Rough sleepers in Manchester are to be hit with fines of up to £1,000 as part of Labour’s latest social cleansing plans.

Former Lib Dem MP  John Leech who is now one of Manchester’s two Lib Dem councillors and the only opposition to Labour in City Hall, vowed that the party would ‘oppose it until the end of time’.

He said:

Richard Leese, the leader of Manchester Council, described Christmas as “peak begging season”, the council claimed soup kitchens organised by communities and outreach teams are a “bad idea” whilst fining and trying to sue the homeless, spending £10,000 on one-way tickets to get rid of rough sleepers, refusing to build affordable and social housing and claiming the only way to tackle “offenders” is to fine them.

Whilst this city experiences the worst homeless crisis in decades, rather than tackling the causes, Labour in Manchester is investing in fines, court orders and inane policies that are so broad and lacking in detail that it can only be seen as an attempt to clean up the streets.

If this isn’t social cleansing then I’ve got no idea what is and I want to make it absolutely crystal clear; Liberal Democrat councillors will oppose this until the end of time.

Manchester council has already taken out a number of injunctions against homeless people living in tents across the city.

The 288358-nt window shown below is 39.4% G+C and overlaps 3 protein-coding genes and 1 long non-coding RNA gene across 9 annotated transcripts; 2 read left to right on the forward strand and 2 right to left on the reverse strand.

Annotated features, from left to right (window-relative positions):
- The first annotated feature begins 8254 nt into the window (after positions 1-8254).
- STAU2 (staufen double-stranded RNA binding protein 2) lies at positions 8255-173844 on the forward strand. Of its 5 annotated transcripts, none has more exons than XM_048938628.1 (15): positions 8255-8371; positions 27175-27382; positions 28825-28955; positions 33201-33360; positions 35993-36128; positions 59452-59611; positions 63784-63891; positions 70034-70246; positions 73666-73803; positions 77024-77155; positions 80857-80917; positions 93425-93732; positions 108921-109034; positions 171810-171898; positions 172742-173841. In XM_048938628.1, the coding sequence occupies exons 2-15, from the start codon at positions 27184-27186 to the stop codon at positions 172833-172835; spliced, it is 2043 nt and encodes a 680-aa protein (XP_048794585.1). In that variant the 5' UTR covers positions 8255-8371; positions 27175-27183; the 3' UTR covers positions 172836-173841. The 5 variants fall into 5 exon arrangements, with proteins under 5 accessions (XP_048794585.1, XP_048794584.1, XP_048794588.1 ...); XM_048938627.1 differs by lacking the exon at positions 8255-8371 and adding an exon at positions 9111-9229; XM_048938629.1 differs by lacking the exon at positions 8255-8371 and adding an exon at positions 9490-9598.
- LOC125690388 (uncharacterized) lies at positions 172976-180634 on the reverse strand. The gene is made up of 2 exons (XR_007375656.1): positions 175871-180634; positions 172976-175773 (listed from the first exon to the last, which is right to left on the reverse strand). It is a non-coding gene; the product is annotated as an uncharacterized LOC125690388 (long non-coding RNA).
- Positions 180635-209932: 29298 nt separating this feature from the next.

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Layla: I’m thinking of standing for leader..

We know that there is going to be a leadership election at some point in the not too distant future. Vince said as much last year when he launched his plans for a supporters scheme.

He said:

Once Brexit is resolved or stopped, that will be the time to conduct a leadership election under the new rules.

Those new rules will be voted upon by the York Conference next month.

We’re not going to get a leadership election imminently and of course nobody has yet announced their candidacy. But we can make an educated guess about likely front-runners.

In 2017, both Ed Davey and Jo Swinson decided against standing.  It’s interesting that they have joint billing with Vince at the Conference rally in York. Or maybe that’s down to Federal Conference Committee’s diplomatic skills.

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“Playing chicken with the country” – and the possibility of revoking Article 50

Lib Dem MPs have been out and about in the media this week.

Christine Jardine took Labour to task for their abject failure to oppose the Government properly.